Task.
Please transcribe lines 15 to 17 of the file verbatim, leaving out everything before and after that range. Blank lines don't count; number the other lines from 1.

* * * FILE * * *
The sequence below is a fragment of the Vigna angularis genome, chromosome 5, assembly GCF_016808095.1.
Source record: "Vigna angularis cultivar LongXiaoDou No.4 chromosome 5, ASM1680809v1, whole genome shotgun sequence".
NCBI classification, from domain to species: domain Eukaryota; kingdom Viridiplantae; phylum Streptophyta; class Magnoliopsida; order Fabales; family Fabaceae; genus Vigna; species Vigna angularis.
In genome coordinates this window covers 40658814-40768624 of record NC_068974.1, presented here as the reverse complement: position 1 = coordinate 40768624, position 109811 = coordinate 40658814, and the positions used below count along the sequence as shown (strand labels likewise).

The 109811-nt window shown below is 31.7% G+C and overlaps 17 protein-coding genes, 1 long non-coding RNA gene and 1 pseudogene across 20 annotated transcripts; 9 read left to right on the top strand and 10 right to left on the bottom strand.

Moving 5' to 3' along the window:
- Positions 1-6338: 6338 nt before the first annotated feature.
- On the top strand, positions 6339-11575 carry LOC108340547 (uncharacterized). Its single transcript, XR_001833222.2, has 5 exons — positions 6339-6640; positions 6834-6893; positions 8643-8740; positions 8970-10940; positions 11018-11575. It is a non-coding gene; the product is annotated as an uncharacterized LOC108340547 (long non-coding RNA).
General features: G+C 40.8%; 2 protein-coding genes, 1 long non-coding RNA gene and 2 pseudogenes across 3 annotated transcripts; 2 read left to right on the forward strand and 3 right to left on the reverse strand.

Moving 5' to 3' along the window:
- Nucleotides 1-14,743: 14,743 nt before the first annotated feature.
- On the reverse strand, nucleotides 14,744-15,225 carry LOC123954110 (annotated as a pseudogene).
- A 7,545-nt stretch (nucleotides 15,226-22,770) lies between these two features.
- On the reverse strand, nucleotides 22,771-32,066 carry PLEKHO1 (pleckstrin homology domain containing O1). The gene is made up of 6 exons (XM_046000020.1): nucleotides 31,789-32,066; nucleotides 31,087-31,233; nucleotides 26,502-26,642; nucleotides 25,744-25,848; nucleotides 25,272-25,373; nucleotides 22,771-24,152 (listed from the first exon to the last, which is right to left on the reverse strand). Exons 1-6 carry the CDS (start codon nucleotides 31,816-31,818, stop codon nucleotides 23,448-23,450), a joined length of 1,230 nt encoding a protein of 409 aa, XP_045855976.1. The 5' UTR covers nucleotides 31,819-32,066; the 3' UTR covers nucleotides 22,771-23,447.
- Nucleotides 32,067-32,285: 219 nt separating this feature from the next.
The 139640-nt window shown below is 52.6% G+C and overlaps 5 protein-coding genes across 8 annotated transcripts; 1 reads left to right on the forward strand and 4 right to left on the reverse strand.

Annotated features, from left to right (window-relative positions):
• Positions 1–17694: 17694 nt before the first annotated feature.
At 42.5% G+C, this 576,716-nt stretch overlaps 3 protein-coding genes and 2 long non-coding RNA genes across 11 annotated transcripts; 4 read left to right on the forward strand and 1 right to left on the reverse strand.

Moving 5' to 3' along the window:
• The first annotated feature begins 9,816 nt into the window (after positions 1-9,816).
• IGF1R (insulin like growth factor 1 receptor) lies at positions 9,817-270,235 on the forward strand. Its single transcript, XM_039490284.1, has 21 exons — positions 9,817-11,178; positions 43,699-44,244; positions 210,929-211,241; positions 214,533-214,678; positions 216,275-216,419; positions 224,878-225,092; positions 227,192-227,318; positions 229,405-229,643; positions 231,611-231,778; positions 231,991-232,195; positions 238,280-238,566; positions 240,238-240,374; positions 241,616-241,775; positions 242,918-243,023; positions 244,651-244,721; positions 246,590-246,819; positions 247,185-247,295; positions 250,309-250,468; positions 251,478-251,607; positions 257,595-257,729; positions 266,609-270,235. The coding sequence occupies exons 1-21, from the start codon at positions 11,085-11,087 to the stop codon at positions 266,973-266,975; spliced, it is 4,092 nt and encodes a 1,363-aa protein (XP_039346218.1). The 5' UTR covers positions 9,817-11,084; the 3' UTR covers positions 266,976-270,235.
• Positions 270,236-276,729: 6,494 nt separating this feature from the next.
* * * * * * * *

- Nucleotides 32,067-32,285: 219 nt separating this feature from the next.
The 139640-nt window shown below is 52.6% G+C and overlaps 5 protein-coding genes across 8 annotated transcripts; 1 reads left to right on the forward strand and 4 right to left on the reverse strand.

Annotated features, from left to right (window-relative positions):